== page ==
Bump out opportunity

I was reading a plan for a streetscape design (doesn’t matter for where) and I saw a street map with orange dots showing “bumpout opportunities.” The plan was mostly images and didn’t describe this feature.

Were these opportunities because the community had indicated their desire for slower turns, shorter crosswalks, additional landscaping, or they needed space for bike parking?

Or did someone think, “A bumpout would fit here, let’s install one.” (In other words, “because we can.”)

This post is less about questioning the rationale behind constructing bumpouts (also called curb extensions), but about questioning why and how we decide to build stuff.

Do we build things because there’s a need for that thing, or because someone thinks that thing is needed? This discussion leads us to talking about the role of public participation in planning. Often I see public participation used as a way to measure support for an idea that seems like it will become real regardless of which way the vocal public feels. Organizations should measure, instead, the demand for a solution of a problem, from which they can attempt to discover, understand, and propose fixes or improvements to the problem.

Paths of least resistance, part two

On the same day I wrote about “paths of least resistance” in a “Tuesday Roundup,” linking to a post on Discovering Urbanism, Boing Boing posted about “pathways of desire,” referencing this article on Sweet Juniper about the walking paths found after the snow is gone in Detroit.

From Sweet Juniper: “Gaston Bachelard called these les chemins du désir: pathways of desire. Paths that weren’t designed but eroded casually away by individuals finding the shortest distance between where they are coming from and where they intend to go.”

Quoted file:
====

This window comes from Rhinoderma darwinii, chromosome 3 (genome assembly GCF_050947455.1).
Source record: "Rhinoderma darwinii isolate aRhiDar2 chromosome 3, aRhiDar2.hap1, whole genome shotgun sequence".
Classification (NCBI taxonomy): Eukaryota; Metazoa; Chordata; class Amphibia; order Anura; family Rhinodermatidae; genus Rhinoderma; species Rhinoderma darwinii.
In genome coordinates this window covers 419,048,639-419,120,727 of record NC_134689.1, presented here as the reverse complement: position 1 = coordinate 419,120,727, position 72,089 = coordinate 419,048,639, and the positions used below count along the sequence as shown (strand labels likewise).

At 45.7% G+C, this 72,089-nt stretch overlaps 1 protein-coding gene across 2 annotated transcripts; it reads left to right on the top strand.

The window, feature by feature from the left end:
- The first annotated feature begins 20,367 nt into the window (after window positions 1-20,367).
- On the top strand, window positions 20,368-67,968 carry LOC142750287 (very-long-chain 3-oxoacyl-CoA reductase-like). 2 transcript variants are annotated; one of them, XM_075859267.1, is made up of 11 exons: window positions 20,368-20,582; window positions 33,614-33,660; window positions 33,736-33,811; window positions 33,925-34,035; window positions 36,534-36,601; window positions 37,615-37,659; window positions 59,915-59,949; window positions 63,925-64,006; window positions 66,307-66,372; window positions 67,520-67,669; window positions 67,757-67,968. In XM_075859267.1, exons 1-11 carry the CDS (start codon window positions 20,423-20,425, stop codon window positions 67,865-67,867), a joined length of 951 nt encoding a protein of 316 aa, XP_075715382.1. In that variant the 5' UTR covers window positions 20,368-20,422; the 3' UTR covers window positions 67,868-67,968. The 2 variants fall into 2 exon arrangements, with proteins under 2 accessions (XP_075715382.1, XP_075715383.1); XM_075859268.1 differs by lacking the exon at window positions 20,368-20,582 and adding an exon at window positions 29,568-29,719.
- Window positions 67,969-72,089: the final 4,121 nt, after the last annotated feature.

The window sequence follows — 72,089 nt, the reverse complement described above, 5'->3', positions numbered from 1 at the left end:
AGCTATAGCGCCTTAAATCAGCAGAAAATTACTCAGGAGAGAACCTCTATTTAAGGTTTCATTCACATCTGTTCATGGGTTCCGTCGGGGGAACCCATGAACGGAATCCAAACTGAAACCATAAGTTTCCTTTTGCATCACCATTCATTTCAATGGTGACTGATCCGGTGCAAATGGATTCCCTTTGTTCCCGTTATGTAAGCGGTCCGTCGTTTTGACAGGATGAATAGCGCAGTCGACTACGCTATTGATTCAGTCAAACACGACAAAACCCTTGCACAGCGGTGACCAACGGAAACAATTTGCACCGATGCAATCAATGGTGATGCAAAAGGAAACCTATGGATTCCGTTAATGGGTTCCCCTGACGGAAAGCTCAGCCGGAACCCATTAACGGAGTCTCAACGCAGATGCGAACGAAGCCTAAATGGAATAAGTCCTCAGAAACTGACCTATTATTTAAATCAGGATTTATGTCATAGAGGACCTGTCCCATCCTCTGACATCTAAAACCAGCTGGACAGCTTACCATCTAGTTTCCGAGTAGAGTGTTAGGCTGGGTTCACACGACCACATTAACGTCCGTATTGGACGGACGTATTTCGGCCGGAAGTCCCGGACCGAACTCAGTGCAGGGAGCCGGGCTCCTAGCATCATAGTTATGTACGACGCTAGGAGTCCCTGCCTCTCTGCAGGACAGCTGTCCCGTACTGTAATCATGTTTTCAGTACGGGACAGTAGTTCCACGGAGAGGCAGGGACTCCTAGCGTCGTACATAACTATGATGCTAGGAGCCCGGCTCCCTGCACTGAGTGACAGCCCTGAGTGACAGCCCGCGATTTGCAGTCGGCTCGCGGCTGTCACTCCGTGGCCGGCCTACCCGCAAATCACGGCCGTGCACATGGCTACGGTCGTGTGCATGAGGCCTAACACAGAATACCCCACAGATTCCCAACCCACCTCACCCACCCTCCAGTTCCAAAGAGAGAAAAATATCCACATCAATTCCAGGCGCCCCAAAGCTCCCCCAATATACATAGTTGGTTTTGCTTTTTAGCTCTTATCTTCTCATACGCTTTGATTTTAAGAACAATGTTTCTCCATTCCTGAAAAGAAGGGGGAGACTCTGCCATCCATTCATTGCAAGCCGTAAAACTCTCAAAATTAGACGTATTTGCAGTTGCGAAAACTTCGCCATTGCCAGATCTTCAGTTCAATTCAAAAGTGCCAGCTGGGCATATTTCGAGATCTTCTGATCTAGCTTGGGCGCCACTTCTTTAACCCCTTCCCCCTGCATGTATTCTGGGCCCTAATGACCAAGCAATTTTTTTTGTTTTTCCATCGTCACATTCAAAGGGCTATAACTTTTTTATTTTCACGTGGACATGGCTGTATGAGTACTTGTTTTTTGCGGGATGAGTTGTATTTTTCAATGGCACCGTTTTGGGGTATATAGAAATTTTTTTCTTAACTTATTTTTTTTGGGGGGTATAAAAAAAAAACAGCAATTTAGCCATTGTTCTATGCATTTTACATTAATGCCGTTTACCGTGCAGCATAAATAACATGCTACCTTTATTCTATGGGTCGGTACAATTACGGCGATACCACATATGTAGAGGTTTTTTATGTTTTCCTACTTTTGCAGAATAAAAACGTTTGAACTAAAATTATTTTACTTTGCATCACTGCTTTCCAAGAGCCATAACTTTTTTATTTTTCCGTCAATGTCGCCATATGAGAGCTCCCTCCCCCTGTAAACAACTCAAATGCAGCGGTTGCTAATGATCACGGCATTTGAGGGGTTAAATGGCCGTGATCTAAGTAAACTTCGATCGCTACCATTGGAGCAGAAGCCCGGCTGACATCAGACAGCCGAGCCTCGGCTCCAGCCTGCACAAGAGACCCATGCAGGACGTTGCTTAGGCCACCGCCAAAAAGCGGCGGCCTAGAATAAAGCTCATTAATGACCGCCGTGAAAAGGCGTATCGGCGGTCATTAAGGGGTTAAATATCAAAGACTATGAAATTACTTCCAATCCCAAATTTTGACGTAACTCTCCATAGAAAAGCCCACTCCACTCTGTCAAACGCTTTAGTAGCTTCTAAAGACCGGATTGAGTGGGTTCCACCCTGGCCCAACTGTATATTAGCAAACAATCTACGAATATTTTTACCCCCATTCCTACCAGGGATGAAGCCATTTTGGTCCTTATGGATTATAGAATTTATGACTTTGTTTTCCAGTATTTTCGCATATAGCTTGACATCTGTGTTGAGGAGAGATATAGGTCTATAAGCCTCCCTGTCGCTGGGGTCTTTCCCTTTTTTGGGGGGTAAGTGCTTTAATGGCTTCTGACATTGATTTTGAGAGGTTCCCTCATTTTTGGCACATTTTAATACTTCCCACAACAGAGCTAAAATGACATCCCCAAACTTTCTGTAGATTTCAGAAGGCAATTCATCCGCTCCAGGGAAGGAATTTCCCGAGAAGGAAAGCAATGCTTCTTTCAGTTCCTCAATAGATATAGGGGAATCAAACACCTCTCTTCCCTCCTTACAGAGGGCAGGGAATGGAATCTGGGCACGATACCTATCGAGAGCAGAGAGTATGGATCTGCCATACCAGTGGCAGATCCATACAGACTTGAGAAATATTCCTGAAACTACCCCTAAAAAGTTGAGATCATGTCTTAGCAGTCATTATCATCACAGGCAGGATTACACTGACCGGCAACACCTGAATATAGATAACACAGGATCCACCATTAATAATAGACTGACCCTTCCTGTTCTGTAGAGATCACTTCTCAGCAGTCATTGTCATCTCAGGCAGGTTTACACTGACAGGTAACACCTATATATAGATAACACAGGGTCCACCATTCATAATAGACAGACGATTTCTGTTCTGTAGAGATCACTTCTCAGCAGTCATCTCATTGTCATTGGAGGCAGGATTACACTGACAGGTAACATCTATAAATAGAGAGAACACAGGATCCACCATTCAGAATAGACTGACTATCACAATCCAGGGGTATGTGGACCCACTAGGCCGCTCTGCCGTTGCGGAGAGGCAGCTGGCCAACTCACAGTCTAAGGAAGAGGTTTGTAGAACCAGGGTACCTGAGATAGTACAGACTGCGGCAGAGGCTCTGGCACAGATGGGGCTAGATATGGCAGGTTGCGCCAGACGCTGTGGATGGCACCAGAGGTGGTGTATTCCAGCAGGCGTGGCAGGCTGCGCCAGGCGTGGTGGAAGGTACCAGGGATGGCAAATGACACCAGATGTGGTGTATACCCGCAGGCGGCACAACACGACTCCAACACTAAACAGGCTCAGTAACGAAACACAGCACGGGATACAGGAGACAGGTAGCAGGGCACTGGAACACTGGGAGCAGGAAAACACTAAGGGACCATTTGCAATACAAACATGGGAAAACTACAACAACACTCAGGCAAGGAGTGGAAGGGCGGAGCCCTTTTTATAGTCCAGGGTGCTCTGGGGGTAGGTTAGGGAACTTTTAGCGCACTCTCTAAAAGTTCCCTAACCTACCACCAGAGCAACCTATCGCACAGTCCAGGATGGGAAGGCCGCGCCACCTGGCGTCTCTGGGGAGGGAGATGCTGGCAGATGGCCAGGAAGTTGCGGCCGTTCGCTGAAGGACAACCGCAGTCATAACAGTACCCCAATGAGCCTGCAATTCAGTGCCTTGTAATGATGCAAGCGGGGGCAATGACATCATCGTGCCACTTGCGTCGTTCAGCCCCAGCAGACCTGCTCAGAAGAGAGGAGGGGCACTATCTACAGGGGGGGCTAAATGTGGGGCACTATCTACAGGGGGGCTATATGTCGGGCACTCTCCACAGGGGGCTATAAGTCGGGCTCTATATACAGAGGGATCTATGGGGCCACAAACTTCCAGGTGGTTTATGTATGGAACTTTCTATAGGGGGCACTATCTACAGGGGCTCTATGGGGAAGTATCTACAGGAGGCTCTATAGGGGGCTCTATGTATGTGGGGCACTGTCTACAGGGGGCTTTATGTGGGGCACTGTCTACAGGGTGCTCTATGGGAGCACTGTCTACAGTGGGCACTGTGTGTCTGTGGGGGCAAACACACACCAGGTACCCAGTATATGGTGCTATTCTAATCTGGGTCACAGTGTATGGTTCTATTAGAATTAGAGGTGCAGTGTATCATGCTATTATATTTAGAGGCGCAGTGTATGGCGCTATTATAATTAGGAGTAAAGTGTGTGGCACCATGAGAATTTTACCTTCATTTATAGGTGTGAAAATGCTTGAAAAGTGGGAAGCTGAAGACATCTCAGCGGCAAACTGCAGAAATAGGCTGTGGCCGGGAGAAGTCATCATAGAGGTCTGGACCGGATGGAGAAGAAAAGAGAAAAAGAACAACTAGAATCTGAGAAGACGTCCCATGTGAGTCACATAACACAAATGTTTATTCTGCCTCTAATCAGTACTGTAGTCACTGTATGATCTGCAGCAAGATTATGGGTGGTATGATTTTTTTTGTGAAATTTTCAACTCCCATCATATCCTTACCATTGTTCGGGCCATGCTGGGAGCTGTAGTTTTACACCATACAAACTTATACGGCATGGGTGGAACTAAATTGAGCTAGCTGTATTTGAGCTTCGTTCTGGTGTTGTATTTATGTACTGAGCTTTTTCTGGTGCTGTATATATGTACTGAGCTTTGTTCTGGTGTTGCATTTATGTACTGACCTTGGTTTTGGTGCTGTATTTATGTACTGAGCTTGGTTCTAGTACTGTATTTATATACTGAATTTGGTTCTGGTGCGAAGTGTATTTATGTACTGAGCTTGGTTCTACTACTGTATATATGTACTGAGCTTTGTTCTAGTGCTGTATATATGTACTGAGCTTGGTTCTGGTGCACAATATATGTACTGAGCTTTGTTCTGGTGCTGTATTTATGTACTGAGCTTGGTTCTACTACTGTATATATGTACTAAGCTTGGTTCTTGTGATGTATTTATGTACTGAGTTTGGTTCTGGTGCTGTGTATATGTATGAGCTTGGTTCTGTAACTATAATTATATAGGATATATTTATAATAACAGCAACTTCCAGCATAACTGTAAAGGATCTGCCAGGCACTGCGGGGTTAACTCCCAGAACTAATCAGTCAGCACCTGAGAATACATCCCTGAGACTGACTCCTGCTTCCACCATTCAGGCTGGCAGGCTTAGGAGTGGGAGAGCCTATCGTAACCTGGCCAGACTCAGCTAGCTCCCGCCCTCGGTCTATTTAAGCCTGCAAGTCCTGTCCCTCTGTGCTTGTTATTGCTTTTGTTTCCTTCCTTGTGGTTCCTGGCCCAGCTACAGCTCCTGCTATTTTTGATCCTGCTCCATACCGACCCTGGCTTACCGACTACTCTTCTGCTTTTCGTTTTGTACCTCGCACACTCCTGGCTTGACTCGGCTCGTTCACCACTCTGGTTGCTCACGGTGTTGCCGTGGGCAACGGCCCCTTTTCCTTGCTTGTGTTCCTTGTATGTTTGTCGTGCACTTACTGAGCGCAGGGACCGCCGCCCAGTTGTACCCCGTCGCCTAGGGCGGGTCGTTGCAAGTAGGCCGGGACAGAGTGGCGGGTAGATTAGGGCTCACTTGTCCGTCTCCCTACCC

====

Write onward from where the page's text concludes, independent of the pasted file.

Photo: In 2006 I went on a tour of Chicago via a chartered Chicago Transit Authority train. Part of the tour traveled along the Green Line. From above, you can see many of the trails people paved. Using Google Maps’ satellite imagery, I took a screen capture of 50th Street and King Drive and marked all of the unofficial walking paths I could see.

And, “it is an urban legend on many college campuses that many sidewalks and pathways were not planned at all, but paved by the university after students created their own paths from building to building, straying from those originally prescribed.”

Photo: From the top of University Hall, you can see all of the constructed diagonal paths surrounding the quad on the University of Illinois at Chicago’s East Campus. You can see at least four cemented “pathways of desire” in the photo.

You may also know these footpaths as “intention lines.”

Photo: A worn path or intention line through the snow in Ottawa, Ontario, Canada. Photo by Richard Akerman.

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